--- title: 'Creating a Work/Life Balance' blog_image: '//images.ctfassets.net/y0ly5l9q0wuc/1GuyYfjJi9ICNmsJgPYnu7/100c90b1a5addb2bbc8f72c76628f8b0/victoria-heath-MAGAXAYq_NE-unsplash.jpg?w=300&h=300&fm=jpg&q=75&fl=progressive' body: '
I used to answer every work call, no matter when or where I was. In fact, one early evening, my boss called. I excused myself to answer it, and see what she needed. It wasn’t anything important, just a few questions she wanted answered. When I hung up and came back into the room, my mother frowned. “Put your phone away,” she said. “It’s Christmas.” It was Christmas day, and I was actually in the middle of making the holiday meal when my boss called. But I didn’t have a choice. “Mom,” I said. “If I don’t answer, she’ll keep calling,” which was true. This was actually the third time she called that evening, immediately hitting the redial button until I picked up.
A lot of people share similar stories. Personally, I’ve missed weddings, baby showers, funerals, and other major life events due to a job encompassing my every waking moment, and sometimes even my sleep schedule. I’ve worked 18 hours straight and then shown back up at work two hours later (I cannot recommend this). I’ve worked with, in no particular order, the flu, migraines, second degree burns (sustained at work), and a thrown out back. Employees have called me at 4am and seen me in my pajamas. You name it, it’s probably happened. There was no single event that caused me to start to create a better work/life balance, but once I finally started to separate the two there was an immediate, positive change. I’m not the only one’s who’s benefitted. My friends, my partner, and even my employer benefit. Here’s what I do to keep that balance intact.
Sometimes, meetings and work days run past our normal end time. A client called me while I was driving home last week. I ended up in the parking lot outside my home for several minutes, sitting in the car talking with him. These calls can’t always wait. It happens enough that I have a backup dinner in the freezer at all times, so we don’t eat at 9pm (kudos to you if you can eat that late). But for those days when there’s nothing too pressing, no feeling of, this needs to be done today, I stick to my end time. When I’m done for the day, I’m done. Again, if there is an emergency, or I have to finish something, yes, I stay and take care of it. I’m not about to leave someone on a ledge with nowhere to go! But when I am finished, the computer stays off until the following morning.
I used to work in the specialty coffee industry. It took over my life. Social outings were planned around coffee shops to try. Travel was only ever work related. I had an entire kitchen cabinet, the big ones, not tiny ones for drinking glasses, devoted to brewing systems. All I ever talked about was work. Even when I went to run errands, I saw regulars, which meant I had to go back to my coffeeshop persona. Not that different, but much peppier, cheerful, and smiley. I couldn’t switch it off, ever. I feel that this is also partially because of the idea of doing something you’re passionate about and love, for a living. “Love what you do, and you’ll never work a day in your life.” I disagree completely, and luckily, my hobbies are completely unrelated to my job, like foraging, or photography. I need to do something that has nothing to do with my job. I’m more focused at work, because I’m not thinking solely about work. I can look at tasks with a fresh perspective.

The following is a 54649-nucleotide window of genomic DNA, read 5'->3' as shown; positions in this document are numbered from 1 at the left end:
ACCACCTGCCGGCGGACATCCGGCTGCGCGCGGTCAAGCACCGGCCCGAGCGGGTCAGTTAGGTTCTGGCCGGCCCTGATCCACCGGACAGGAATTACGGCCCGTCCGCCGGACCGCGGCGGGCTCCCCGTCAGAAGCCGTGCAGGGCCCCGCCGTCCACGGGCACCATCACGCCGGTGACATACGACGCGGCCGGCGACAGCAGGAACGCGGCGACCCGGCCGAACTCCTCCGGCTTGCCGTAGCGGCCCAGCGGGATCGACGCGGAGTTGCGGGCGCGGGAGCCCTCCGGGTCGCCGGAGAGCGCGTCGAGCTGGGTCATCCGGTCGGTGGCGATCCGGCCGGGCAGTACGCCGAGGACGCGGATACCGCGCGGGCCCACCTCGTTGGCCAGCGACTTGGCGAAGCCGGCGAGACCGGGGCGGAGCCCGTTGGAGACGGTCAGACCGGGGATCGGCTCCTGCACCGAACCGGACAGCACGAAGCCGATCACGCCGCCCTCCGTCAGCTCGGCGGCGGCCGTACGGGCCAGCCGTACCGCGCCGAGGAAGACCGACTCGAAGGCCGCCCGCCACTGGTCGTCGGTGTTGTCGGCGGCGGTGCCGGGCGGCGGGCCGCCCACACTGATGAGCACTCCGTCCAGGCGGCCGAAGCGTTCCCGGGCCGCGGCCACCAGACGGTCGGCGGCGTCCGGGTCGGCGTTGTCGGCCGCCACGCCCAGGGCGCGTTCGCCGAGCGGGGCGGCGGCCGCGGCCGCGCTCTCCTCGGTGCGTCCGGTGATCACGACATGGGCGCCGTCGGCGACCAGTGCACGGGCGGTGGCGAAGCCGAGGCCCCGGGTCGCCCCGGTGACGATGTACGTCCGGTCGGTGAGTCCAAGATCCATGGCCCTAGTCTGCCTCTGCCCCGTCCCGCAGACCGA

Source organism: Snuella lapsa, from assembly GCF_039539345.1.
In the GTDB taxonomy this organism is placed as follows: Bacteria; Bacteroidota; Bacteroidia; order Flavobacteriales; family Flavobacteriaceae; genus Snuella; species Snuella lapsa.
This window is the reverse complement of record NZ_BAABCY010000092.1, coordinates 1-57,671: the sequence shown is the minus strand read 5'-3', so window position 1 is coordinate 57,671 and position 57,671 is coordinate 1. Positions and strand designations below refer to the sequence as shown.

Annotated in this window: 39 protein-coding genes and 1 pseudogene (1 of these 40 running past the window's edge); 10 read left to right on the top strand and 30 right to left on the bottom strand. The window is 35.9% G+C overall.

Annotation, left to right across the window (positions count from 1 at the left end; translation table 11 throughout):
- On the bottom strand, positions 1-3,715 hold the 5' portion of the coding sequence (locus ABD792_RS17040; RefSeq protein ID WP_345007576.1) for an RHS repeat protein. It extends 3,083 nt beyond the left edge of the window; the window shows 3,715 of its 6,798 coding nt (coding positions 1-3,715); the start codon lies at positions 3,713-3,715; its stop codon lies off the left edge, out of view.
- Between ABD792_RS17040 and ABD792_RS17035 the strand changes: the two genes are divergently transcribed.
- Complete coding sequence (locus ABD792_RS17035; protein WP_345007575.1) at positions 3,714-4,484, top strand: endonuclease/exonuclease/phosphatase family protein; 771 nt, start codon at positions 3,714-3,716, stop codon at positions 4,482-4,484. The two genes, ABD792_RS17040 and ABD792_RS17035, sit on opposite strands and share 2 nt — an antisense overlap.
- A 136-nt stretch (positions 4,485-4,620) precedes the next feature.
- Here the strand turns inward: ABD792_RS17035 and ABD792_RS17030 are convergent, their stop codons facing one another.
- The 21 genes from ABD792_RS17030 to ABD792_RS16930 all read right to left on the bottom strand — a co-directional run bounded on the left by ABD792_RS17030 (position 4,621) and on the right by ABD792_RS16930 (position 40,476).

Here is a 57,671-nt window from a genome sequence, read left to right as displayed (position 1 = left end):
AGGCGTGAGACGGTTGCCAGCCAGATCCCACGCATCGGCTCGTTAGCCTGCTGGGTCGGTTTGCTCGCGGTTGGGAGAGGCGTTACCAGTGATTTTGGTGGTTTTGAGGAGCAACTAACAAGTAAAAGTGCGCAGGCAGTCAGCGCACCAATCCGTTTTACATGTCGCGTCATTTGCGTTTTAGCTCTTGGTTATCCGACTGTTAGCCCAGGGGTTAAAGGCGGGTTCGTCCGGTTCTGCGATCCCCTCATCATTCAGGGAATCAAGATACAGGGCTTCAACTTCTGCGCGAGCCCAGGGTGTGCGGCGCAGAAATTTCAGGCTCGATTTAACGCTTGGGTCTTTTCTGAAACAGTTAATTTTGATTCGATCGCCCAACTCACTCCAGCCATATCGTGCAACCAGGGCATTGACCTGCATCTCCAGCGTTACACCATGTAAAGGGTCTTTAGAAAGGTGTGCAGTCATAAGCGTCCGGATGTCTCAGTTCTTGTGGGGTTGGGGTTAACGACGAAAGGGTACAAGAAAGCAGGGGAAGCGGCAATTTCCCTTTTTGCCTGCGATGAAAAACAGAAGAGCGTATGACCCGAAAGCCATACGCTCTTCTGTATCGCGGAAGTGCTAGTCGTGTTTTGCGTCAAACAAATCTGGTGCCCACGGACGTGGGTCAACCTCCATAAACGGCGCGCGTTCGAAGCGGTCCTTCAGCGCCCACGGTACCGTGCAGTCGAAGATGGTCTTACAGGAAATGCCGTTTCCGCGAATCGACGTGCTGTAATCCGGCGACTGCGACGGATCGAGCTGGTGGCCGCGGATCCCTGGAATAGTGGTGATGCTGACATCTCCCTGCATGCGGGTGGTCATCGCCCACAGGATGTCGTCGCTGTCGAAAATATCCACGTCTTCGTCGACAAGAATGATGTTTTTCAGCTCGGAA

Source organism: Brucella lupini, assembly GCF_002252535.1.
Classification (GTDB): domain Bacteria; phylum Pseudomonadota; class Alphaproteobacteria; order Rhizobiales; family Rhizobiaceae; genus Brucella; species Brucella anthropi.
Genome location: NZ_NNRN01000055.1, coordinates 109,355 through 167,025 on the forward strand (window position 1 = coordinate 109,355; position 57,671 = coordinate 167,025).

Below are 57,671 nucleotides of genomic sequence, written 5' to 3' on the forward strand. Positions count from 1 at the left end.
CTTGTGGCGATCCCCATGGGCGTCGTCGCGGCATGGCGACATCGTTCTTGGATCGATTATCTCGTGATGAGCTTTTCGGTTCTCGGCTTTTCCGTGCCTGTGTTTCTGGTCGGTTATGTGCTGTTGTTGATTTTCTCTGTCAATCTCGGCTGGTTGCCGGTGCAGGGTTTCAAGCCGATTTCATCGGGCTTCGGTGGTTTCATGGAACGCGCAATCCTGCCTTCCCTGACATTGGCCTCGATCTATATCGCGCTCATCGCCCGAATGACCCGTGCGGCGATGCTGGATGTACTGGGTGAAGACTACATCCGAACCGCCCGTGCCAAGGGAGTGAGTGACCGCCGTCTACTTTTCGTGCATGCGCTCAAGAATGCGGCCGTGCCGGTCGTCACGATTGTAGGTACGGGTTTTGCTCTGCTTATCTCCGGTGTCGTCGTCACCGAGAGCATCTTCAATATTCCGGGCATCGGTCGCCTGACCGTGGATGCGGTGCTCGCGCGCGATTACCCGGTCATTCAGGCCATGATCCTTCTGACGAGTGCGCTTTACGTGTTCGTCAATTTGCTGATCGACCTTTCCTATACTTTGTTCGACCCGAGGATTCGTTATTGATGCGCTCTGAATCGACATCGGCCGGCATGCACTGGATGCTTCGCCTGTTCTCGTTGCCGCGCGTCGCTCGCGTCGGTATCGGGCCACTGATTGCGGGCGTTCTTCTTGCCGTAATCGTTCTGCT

This is not the same at having an end point. When I’m away, like on vacation, I let clients know weeks in advance, so any questions are answered before I leave. In addition, I leave communication so someone knows who they can contact, if needed. Unfortunately, I learned this the hard way. When my sister got married, I took time off, as I was her maid of honor. Remember the boss I spoke about in the beginning of this article? She continued to ask me questions the morning of the wedding. I was texting back and forth, sitting in a salon chair, bobby pins digging into my scalp, telling my boss I couldn’t talk right now, seriously, I’m in the wedding, we’re about to leave, I cannot talk to you right now. Ah, well. It’s a good story.
Since that eventful day, if I’m leaving town, or recently, getting married myself, I have an outgoing message to let everyone know I’m away and unable to answer. And that goes both ways. I check time zones before I call clients, just to be sure I’m not waking someone up, or interfering in their lives. If someone is unavailable, they’re unavailable.
We have a rule at home. No work talk after 7pm on weekdays, and no work talk on the weekends. It’s a little extreme, but it works for me. I tend to cling to a subject, so I need this in place. When I’m visiting family, I cling to this rule. Otherwise, it’s all anyone talks about. I don’t want to hear my teacher siblings talk about lesson planning, and they certainly don’t want to hear about plugins, or the latest API. We need to be more than our jobs.
Maintaining this balance is a work in progress. I don’t always stick to my rules, and I often adjust to achieve a better balance. But even just trying to balance at all is progress, and it does make me better at my job. I can’t focus on one subject all day, everyday. Establishing better boundaries, and keeping these parts of my life separate improve my my everyday life. And they make my mother much happier at Christmas.' ---